3-5 yrs
Socio-Emotional Skills

Tips for Coping with a High-Energy Child

If parents give their child the right guidance and direction, they can help convert all that high energy into high potential.
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An excessively high-energy child can sometimes become a parent’s nightmare. Getting them to sit down for mealtimes becomes a challenge and so does putting them to bed or getting them to focus on an activity. Parents then embark on an unending quest for energy and patience as they try to keep pace with their hyperactive child.

Want to remedy the situation? Changing your outlook towards high-energy needs to be your first step. High energy is equal to high-potential. Energy is a good thing if channeled correctly!

Think about…

A massive tidal wave coming at you with its full force. Scary! But if you were to take the wave’s energy and convert into electricity that can light up houses? That’s beautiful.

It’s exactly the same with your child’s energy. It can be destructive and scary or it can be transformed into something beautiful. And it’s a lot easier than harnessing a tidal wave!

Before we start discussing ways to channel this energy, let’s take a look at where this energy comes from. Most children have high metabolism rates. What they eat is equal to who they are. Controlling the amount of sugar your child eats can make a huge difference to your child’s overly high energy levels. Moving away from sugary drinks and snacks to more natural foods like fresh cut veggies and fruits is one solution. A strict schedule with pre-bedtime activities to wind down your child followed by regular sleep can also help.

Now, let’s consider how you can direct your kid’s energy to make it productive. This might be difficult, but keep reminding yourself to not label this energy as negative and something that you need to get rid of. Instead, challenge yourself to constantly think of productive ways to use this incredible energy that you have at your disposal.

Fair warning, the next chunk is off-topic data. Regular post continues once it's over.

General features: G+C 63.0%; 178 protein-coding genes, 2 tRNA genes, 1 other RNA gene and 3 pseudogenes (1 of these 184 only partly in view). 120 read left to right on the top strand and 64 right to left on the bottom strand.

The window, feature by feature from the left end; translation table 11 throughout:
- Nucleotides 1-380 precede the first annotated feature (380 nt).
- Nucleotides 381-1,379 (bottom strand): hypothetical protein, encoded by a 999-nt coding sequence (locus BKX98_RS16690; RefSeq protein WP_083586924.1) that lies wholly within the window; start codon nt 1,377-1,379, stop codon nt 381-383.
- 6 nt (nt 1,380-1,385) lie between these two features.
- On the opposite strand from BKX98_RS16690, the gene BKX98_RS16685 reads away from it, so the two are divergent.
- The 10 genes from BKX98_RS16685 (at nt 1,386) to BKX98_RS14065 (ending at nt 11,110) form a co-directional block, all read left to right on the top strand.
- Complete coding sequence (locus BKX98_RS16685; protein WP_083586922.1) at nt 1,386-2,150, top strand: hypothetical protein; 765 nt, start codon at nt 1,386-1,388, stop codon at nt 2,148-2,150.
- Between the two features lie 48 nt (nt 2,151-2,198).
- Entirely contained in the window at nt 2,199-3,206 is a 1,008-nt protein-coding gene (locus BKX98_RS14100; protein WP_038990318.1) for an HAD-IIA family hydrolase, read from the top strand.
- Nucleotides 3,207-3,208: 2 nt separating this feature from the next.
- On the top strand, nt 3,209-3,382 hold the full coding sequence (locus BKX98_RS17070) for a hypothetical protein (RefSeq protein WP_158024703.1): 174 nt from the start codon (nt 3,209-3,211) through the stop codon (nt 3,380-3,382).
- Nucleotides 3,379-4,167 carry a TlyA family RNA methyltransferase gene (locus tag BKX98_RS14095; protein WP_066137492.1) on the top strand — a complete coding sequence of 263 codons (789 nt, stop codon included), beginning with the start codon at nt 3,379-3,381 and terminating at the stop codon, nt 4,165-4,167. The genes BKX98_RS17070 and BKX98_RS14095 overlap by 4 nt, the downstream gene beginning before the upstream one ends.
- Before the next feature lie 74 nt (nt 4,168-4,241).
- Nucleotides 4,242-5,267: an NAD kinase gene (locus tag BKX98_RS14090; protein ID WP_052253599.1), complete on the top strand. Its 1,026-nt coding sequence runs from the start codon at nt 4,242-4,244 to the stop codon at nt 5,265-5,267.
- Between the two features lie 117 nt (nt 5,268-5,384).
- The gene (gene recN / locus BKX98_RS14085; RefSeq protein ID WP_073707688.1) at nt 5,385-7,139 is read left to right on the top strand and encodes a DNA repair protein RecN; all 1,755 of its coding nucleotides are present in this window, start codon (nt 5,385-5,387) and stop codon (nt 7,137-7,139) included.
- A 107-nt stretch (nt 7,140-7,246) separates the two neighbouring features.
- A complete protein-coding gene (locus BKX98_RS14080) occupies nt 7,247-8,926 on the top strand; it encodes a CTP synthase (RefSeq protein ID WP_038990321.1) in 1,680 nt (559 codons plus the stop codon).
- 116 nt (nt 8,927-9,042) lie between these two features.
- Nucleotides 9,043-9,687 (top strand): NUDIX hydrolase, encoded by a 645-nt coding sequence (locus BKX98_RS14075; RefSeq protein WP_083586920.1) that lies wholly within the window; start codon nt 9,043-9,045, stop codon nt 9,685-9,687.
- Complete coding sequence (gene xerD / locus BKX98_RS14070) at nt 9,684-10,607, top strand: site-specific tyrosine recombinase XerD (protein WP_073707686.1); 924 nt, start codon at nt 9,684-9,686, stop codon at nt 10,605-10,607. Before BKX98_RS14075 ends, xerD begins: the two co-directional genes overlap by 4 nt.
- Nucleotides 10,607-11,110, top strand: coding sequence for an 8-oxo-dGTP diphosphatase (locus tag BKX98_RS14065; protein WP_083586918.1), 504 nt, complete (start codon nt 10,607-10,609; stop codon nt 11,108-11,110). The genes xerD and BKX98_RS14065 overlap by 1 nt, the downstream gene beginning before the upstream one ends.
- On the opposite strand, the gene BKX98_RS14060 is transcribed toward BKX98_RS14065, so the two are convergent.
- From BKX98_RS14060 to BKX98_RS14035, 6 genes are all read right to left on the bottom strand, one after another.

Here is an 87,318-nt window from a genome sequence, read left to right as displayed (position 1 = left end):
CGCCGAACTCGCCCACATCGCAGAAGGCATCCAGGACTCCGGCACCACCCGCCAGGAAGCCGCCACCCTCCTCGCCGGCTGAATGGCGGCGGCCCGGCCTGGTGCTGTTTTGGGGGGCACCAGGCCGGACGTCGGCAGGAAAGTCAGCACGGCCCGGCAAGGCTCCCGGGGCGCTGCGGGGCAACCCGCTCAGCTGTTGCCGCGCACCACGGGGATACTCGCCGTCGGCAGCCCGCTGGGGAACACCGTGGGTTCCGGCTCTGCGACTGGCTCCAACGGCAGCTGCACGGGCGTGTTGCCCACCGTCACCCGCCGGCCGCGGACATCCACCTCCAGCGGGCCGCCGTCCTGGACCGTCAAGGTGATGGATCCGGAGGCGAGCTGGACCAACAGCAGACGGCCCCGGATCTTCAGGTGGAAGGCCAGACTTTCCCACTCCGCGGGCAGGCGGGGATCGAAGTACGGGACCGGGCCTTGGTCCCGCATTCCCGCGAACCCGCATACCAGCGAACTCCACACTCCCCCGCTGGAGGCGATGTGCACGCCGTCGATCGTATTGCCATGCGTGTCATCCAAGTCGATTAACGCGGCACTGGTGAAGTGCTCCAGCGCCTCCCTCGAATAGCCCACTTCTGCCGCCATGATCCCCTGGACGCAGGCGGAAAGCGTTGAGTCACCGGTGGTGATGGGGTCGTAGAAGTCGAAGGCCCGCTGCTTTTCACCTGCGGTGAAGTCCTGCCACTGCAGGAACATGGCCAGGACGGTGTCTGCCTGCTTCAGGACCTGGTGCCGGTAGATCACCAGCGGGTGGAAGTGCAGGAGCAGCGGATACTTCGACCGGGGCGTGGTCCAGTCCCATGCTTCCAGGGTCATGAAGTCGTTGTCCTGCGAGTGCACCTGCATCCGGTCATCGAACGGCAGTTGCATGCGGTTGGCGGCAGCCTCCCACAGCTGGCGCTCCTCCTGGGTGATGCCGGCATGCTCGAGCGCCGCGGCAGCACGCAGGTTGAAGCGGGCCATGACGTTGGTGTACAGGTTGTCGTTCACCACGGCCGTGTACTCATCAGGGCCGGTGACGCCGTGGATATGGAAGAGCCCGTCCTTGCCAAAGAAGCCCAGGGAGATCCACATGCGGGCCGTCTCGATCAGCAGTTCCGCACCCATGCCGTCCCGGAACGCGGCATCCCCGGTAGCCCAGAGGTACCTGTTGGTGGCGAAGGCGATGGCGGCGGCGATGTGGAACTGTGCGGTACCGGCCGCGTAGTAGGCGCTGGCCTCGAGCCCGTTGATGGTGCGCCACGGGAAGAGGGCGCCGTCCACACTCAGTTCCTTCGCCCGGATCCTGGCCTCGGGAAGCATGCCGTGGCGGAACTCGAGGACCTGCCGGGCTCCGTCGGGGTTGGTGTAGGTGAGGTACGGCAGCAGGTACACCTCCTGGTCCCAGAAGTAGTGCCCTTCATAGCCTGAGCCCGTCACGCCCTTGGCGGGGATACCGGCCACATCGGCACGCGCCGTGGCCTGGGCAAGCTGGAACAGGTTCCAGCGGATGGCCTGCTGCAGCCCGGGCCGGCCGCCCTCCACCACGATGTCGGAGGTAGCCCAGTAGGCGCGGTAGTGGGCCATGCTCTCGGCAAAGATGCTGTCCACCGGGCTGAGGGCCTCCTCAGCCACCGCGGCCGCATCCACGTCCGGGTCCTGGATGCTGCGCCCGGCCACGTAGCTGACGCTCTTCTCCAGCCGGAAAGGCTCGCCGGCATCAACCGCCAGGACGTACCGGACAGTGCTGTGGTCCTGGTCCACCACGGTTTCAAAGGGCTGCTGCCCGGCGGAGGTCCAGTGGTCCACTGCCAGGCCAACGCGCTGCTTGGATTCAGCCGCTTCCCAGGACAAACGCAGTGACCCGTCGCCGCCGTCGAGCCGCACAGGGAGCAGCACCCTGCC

The easy way out is to try and tire your child out with a series of constructive but physically demanding activities. You can get your child involved in a sport that requires a lot of running around, like football or tennis. Sports is also a great way for them to dissipate all the energy in a fun way. If your child is too young for a sport, try to get him into activities that involve running or jumping. Swimming is also something that takes up a lot of energy and can be fun for your child. Other physical activities could include martial arts, aerobics, or even dancing.

Asking your high-energy child to sit down and read a book or play board games will probably not work too well. Instead, get them toys or gear that will help them expend that energy; a cycle, a pogo-stick, roller skates or maybe even a hula hoop. These toys will keep them active while burning their energy. Once they have burnt some energy up, then maybe you can slip in a book while they recover!

If you are at home and your child is trying to get your attention while you are busy, try to be patient and involve them in some way. If you’re cooking, get them to be your little helper and fetch you the ingredients. Add an additional activity to it, like when fetching a vegetable, they must first take a quick run around the house and find five objects of the same color as the vegetable before handing it to you. If you’re doing the laundry, then get your child to load the clothes one at a time taking a quick lap around the house before putting the next piece of clothing.

Think of chores that you find tiring that your child can help you with. Think of ways to make these chores interesting and fun along with them. For example, you can race them to find things that are not in their proper place in a room. In a frantic few moments, the room can be much neater than it was and your child and you will have had a blast.

If you’re working from home, you can take some time to create a simple treasure hunt for your child to keep them busy for an extended period of time. Hide Lego blocks or puzzle pieces in different parts of the house. Promise them a yummy reward at lunch or dinner time if they manage to find all the pieces and put them together. Just remember not to give them a sugary dessert before bedtime!

Coming up with ideas or creating activities for your child might take a little more time, but it will definitely be rewarding to see them happily run around instead of sulking in a corner. Encourage and celebrate your child’s energy instead of punishing them for it. You will see a vast difference in how they respond to you and how you feel about it.

AUTHOR:
Radhika Anand Kale is a learning and content design consultant. After years of working a stressful office life, she now enjoys working from home in her pajamas with a cat on either side. She loves learning and loves helping others learn.


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